Editor’s note: This article is part of a series we’re running on sustainability, powered by RadiciGroup and featured here.
At a glance, Manya Kalra and Sana Kharbanda seem like two typical 17-year-old girls in Delhi. They study at Sri Ram School and stress over final exams like everyone else. They also happen to lead the city’s fight for clean water.
Dihydrogen monoxide, in its liquid form, makes up 70 percent of our planet (and about 70 percent of the human body), yet 10 percent of our species do not have access to clean drinking water. It’s even harder to come by in densely populated regions stricken with poverty — India’s urban slum population is tipped to cross 100 million.
“We’ve always known that lack of clean, drinking water is a problem but hearing 8-year-old Fiza say, ‘Humein mitti wala paani peena padta hai (we have to drink muddy water)’ is when it really hit us,” Kalra told Jaipur Women Blog.
Drinking muddy or unclean water isn’t just distasteful, it’s downright dangerous. Residents of urban slums, forced to drink such water by necessity, often get waterborne diseases and die early. According to some estimates, up to 21 percent of all communicable diseases in India are due to the lack of clean water.
“It breaks your heart to see little children and even grown adults talk about wanting pure water with tears in their eyes,” Kalra added on Jaipur Women Blog. “That’s when we knew we had to do this.”
Government support is limited, so Kalra and Kharbanda took things into their own hands. The young girls joined forces with Tata Chemicals, a company that aims to serve society through science, and started raising money to help children like Fiza have a better shot at life. As written on their campaign site, “a little bit of filtered water comes with buckets of unfiltered joy.”
Their campaign is called “Elixir - Shudh Paani ki Shapath,” which means “Elixir - The Promise of Pure Water.” It has received strong support through crowdfunding, raising 400,000 Indian rupees ($5,898 at the time this article was written). Still, the social activists are setting their sights high, and need an additional 1,047,739 Indian rupees ($15,384) to reach their goal.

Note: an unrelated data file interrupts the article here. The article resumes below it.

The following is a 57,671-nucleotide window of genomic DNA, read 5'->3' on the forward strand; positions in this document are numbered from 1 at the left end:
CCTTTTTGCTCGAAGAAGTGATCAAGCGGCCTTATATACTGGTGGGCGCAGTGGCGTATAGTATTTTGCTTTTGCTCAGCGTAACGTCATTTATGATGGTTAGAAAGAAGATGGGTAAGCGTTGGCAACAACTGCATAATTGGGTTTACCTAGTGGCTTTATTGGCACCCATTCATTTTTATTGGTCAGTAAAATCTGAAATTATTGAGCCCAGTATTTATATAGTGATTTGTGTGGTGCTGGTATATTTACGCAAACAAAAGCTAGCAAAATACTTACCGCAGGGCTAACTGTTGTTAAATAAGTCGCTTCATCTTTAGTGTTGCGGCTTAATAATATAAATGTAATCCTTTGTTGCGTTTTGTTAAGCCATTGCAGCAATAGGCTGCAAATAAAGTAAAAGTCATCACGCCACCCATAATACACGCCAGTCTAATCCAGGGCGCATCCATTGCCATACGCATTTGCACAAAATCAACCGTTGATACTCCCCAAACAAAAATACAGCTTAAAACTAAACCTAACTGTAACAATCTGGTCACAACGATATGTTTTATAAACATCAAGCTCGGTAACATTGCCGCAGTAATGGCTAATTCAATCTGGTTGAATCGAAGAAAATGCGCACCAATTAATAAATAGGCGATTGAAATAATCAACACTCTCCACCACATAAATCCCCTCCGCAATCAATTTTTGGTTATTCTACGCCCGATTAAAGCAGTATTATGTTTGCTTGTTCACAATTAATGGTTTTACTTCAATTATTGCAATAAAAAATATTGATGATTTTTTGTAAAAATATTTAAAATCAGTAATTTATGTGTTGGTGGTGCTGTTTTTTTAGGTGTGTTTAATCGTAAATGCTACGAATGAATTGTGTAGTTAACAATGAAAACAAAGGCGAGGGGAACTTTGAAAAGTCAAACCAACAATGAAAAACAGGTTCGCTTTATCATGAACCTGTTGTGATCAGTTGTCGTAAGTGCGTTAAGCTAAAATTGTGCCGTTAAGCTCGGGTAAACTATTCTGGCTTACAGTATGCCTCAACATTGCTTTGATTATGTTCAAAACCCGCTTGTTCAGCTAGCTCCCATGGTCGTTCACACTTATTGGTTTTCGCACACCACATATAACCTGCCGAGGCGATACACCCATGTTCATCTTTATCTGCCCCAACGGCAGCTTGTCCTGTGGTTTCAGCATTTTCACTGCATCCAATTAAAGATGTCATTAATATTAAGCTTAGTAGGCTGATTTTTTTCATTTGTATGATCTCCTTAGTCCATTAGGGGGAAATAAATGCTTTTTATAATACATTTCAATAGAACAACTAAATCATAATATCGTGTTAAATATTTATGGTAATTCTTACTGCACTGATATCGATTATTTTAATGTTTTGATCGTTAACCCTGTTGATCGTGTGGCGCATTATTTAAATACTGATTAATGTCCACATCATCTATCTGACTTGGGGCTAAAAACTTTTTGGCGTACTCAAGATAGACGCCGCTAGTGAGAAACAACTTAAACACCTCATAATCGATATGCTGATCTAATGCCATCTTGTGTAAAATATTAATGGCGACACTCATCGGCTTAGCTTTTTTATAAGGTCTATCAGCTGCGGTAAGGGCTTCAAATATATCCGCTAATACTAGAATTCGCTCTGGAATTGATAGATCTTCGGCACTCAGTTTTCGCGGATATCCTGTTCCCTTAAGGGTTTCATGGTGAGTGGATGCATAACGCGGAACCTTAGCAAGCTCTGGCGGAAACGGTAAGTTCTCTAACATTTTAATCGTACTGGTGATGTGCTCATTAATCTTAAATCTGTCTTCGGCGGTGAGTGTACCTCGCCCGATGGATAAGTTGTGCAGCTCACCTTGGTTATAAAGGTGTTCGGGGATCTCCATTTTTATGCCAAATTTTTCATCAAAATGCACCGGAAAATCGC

The money goes toward water filters made by Tata Chemicals, which are distributed in areas that don’t have access to clean water. Specifically, they work in the Delhi and Gargaon areas. Their progress is quite remarkable, as part of the 84 donations collected so far have led to the distribution of water purifiers to 70 households.
The campaign is expected to give 250 families access to clean water, with a goal of funding over 1,000 water purifiers. Each filter costs 1,500 Indian rupees ($22), so the campaign has much more work to do.
Their Facebook page chronicles their work through a video journal, showing how they carried out their campaign by being in geographical contact with the affected people. When the Tata Chemicals team learned that their purifiers were being used as part of a social initiative, the company agreed to perform purifier maintenance for free for two years, a service that usually costs $20.
Water has been declared a human right, and the U.N. aims to have universally accessible water by 2030 — it’s the agency’s sixth sustainable development goal. But the World Health Organization noted in a report that it will be a “major challenge,” specifically in urban slums. Delhi’s slums make those obstacles clear, as obtaining the scarce clean water can be a matter of life or death.
“People struggle and literally fight to fill a few buckets of water,” Anuj Dewan wrote on Youth Ki Awaaz. “Sometimes, the altercations go out of hand and eventually lead to brawls and even police cases.”
The importance of the sustainability goals, which will be inherited by youth in the coming decade, was highlighted by former U.N. Secretary-General Ban Ki Moon on World Youth Day in 2007.
“The World Programme of Action for Youth asks Governments to consider the contributions of young persons on all policies affecting them,” he stated. “It is high time that we stopped viewing our young people as part of the problem and started cultivating their promise and potential.”
You can learn more about Elixir and contribute to their cause directly here.
Cover cartoon credit: Sergio Algeri/GYV